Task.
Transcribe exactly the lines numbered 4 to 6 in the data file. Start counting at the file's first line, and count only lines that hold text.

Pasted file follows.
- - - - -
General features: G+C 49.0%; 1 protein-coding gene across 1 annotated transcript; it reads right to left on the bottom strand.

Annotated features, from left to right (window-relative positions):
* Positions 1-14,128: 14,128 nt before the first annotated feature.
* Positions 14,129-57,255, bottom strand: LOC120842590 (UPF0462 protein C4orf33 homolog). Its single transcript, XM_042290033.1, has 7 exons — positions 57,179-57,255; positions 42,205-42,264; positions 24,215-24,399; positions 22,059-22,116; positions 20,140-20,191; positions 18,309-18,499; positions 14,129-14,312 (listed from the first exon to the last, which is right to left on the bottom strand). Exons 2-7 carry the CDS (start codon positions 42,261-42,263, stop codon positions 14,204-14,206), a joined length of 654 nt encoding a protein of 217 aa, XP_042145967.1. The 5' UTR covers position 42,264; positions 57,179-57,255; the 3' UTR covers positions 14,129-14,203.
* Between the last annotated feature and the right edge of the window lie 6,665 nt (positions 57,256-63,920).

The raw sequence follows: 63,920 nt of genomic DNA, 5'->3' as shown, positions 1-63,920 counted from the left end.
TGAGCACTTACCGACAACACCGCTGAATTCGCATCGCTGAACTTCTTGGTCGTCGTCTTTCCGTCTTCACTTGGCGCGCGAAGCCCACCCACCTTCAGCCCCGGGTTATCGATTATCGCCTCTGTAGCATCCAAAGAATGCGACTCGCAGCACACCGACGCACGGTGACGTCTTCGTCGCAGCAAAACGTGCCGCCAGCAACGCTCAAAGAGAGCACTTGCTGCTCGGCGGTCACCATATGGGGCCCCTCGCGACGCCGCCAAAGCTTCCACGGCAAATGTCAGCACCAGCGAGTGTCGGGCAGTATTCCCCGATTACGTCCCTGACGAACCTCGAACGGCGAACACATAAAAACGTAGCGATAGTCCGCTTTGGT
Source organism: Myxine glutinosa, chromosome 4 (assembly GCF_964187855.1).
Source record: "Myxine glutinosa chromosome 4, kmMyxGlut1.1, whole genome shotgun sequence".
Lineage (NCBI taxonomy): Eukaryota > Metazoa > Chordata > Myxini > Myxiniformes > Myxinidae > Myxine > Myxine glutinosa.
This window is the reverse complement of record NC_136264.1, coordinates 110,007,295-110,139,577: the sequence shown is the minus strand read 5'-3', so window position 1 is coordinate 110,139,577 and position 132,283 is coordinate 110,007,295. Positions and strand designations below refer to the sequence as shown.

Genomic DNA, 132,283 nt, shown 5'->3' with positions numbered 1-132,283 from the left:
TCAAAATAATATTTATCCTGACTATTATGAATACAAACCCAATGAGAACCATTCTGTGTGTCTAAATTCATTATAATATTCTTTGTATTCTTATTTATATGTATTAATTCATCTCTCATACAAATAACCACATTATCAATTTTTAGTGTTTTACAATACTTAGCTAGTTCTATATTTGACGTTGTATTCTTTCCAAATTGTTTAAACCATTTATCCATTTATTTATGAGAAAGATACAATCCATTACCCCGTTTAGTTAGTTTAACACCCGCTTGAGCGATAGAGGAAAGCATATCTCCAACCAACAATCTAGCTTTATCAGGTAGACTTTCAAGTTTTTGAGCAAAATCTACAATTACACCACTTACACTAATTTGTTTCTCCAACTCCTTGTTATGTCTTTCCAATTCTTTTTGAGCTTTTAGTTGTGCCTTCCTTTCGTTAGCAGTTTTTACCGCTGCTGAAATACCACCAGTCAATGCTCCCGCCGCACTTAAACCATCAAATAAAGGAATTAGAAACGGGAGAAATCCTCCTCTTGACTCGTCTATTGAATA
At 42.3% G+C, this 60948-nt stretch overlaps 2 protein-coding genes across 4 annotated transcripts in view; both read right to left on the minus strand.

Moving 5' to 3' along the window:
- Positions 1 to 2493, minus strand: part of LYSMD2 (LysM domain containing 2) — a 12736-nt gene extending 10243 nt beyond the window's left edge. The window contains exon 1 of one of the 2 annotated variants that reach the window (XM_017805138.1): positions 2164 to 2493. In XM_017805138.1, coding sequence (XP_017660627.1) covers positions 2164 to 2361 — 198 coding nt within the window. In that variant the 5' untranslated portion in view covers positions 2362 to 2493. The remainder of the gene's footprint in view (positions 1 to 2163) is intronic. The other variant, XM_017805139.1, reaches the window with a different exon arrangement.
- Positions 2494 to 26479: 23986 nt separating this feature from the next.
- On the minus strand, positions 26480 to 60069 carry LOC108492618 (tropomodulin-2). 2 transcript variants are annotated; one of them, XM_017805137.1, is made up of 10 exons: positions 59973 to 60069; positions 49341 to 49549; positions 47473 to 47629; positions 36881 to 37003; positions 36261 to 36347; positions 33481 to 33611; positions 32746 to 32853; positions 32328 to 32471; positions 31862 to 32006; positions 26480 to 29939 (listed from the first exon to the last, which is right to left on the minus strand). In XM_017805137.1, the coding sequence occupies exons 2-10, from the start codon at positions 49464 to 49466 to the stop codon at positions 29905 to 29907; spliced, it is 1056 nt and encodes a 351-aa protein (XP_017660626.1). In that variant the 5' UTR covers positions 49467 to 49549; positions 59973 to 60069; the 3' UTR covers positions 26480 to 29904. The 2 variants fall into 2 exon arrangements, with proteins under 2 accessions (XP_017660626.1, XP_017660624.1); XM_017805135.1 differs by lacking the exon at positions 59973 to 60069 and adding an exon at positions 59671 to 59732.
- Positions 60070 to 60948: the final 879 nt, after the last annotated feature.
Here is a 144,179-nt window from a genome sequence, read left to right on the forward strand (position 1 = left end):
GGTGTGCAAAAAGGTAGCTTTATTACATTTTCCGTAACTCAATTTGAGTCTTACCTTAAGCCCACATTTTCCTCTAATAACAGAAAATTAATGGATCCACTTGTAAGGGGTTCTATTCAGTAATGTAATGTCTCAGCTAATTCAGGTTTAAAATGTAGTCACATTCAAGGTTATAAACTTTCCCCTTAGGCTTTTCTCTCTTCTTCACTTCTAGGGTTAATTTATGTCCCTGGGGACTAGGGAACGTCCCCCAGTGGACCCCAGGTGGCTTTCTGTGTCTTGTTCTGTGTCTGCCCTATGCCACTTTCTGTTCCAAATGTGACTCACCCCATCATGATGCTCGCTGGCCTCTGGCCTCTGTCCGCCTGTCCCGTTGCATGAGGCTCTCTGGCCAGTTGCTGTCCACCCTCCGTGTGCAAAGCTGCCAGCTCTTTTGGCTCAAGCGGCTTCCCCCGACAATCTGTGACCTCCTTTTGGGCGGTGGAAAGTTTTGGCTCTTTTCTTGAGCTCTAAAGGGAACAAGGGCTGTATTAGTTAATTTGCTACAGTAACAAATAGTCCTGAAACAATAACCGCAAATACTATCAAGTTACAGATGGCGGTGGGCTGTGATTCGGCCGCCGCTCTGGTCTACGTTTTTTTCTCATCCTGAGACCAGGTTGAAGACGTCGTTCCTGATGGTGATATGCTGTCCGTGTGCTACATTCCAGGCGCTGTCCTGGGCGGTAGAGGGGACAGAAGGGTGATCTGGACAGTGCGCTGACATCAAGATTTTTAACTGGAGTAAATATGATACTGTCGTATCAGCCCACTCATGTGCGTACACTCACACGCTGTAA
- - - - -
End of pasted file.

* Positions 14,129-57,255, bottom strand: LOC120842590 (UPF0462 protein C4orf33 homolog). Its single transcript, XM_042290033.1, has 7 exons — positions 57,179-57,255; positions 42,205-42,264; positions 24,215-24,399; positions 22,059-22,116; positions 20,140-20,191; positions 18,309-18,499; positions 14,129-14,312 (listed from the first exon to the last, which is right to left on the bottom strand). Exons 2-7 carry the CDS (start codon positions 42,261-42,263, stop codon positions 14,204-14,206), a joined length of 654 nt encoding a protein of 217 aa, XP_042145967.1. The 5' UTR covers position 42,264; positions 57,179-57,255; the 3' UTR covers positions 14,129-14,203.
* Between the last annotated feature and the right edge of the window lie 6,665 nt (positions 57,256-63,920).

The raw sequence follows: 63,920 nt of genomic DNA, 5'->3' as shown, positions 1-63,920 counted from the left end.